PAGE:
Arthur Moses, SC, the senior vice-president of the Bar Association, said it gave him “added pleasure as a child of Lebanese parents who fled their country to the safety and prosperity of this country as teenagers” to speak at Mr Abdul-Karim’s swearing-in ceremony.

“Upon arrival in Australia as a teenager Your Honour was fluent in Arabic and French – but did not speak a single word of English,” Mr Moses said…

Mr Abdul-Karim worked as a taxi driver and a kitchen hand to support his young family while he studied Science at the University of Wollongong and later at Western Sydney University Law School, where he was in the first class of graduates…

SBS: Is Australia Racist?

Just to remind you: here is a Friday market day in The Gong:

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And here is some of what I saw on SBS last night: I thought it was great!

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That last one:

A middle aged man has been secretly filmed as he abused a young Muslim woman in a niqab during SBS’s new show, Is Australia Racist.

“Where’s your f—ing face? What are you hiding from? F—ing Allah?” a white man in his 50s can be heard yelling at a woman whose garment only allows her eyes to be made visible to the public.

It is just one of many incidents of racism and bigotry highlighted during the hour-long documentary presented by Ray Martin.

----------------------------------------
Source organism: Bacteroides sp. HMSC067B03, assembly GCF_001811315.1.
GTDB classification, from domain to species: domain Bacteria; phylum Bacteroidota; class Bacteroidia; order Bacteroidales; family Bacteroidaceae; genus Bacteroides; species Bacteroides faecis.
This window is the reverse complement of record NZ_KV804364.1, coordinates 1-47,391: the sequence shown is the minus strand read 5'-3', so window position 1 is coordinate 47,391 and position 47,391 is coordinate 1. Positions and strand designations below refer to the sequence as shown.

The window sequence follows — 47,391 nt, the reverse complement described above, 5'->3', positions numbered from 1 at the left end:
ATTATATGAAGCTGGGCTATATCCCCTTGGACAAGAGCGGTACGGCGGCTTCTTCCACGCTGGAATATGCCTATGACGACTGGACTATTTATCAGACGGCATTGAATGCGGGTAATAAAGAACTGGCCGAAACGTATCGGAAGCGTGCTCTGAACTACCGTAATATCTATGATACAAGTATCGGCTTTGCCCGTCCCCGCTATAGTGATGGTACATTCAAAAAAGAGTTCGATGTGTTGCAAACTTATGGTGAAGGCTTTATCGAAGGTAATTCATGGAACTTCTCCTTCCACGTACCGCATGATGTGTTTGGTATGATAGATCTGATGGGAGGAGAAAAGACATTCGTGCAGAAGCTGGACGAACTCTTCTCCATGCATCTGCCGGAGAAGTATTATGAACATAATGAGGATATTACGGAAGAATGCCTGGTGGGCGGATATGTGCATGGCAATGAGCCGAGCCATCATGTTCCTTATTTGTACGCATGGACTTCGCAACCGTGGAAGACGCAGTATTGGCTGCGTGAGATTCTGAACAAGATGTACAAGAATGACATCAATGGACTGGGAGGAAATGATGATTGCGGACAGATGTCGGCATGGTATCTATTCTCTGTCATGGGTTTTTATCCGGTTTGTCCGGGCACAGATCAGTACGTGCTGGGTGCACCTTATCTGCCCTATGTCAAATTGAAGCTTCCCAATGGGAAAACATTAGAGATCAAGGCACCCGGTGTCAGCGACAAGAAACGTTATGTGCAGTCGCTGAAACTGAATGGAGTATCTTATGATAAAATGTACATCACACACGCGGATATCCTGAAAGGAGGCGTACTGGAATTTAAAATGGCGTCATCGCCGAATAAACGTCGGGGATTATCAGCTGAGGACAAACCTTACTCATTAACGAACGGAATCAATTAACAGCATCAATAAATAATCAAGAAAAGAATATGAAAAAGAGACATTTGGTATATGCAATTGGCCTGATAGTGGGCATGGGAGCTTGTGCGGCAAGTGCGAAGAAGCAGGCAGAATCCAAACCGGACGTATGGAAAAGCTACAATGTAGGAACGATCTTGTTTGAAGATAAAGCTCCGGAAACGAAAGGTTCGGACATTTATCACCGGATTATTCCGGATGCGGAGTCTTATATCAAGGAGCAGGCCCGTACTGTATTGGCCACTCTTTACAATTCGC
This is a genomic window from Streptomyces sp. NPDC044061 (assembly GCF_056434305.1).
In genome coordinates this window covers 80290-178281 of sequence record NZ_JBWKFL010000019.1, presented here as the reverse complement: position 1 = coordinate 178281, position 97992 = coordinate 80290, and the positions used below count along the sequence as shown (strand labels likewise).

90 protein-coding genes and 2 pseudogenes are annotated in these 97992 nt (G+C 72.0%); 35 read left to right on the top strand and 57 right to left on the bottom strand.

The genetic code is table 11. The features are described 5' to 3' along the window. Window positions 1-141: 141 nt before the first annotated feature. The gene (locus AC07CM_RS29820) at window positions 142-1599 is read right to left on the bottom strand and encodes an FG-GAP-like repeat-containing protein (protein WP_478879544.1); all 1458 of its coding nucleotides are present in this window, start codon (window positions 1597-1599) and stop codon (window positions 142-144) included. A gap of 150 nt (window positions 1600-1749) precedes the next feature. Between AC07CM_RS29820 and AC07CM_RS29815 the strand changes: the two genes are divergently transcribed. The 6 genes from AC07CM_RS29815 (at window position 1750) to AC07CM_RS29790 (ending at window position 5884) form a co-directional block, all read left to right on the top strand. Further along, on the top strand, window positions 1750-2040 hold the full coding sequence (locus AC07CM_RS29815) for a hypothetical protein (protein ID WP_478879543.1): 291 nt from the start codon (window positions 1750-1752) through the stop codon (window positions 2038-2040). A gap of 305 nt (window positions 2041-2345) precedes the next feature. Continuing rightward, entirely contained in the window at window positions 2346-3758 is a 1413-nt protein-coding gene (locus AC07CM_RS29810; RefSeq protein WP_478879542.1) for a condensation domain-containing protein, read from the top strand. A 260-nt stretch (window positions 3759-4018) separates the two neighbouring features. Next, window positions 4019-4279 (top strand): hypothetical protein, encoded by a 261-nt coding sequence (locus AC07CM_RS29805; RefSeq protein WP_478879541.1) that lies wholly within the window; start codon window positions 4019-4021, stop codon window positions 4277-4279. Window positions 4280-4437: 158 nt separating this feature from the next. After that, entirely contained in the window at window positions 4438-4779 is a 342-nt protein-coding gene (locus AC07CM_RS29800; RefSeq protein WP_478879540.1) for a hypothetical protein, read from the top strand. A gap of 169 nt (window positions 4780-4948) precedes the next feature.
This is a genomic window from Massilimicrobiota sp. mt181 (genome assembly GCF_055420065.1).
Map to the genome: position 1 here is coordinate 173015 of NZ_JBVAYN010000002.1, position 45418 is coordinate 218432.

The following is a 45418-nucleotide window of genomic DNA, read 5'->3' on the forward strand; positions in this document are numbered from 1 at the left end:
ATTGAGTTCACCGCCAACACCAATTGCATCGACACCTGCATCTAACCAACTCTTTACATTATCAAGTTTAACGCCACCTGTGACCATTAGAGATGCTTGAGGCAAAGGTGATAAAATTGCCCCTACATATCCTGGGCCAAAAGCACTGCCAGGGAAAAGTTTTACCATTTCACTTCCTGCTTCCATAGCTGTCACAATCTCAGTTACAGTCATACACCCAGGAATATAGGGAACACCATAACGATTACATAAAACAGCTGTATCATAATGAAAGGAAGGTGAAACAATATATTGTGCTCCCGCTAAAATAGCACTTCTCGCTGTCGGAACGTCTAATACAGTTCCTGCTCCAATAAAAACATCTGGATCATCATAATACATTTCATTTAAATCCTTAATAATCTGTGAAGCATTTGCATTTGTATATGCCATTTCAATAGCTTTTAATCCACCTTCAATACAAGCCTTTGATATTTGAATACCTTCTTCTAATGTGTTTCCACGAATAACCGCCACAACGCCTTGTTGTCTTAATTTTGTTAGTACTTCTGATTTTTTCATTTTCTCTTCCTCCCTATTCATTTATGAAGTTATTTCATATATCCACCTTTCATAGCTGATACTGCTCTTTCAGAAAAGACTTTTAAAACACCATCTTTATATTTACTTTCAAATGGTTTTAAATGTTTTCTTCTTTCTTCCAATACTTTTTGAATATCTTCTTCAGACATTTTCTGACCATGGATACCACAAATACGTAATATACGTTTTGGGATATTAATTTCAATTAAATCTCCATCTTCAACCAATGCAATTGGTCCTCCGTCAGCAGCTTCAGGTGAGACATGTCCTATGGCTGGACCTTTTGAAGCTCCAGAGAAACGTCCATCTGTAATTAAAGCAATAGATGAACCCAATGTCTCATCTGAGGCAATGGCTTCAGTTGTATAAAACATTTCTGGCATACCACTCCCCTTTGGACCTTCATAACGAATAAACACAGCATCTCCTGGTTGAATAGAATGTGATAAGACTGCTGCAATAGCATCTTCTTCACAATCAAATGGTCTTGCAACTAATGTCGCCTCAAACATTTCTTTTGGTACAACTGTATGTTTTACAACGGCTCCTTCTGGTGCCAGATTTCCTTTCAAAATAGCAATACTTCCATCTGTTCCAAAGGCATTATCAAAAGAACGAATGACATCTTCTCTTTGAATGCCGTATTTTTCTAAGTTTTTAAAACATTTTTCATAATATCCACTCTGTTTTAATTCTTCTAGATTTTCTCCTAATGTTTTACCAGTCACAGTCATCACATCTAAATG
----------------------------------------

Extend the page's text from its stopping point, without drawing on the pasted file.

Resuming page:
The abuser in the above incident had no idea the veiled woman, Afghan refugee Rahila Haidary, was a volunteer for the SBS program.

The man approached Haidary in the street and almost immediately began to verbally attack her in full view of stunned onlookers.

“You’re in my face like that,” the man yells.

“You’re in our country because we helped save you from where you came from, from where you’ve been persecuted and you wear things like that.”

The woman responded by asking the man how she should dress. He retorted she should dress like other Australians.

Charming eh! See also SBS’s Is Australia Racist? exposes a shocking insight into everyday bigotryIs Australia Racist? SBS documentary makes for uncomfortable viewing and Is Australia Racist? Ray Martin thinks he has the answer, but you may not agree.

“I don’t think we’re racist,” says Ray Martin, who presents the one-hour documentary of that name that kicks off SBS’s Face Up to Racism week. “I think our attitudes are generally much better than they were. The discussion of racism, of anti-discrimination, of reconciliation and so on is far more widespread and stronger than it was when I was a kid.”…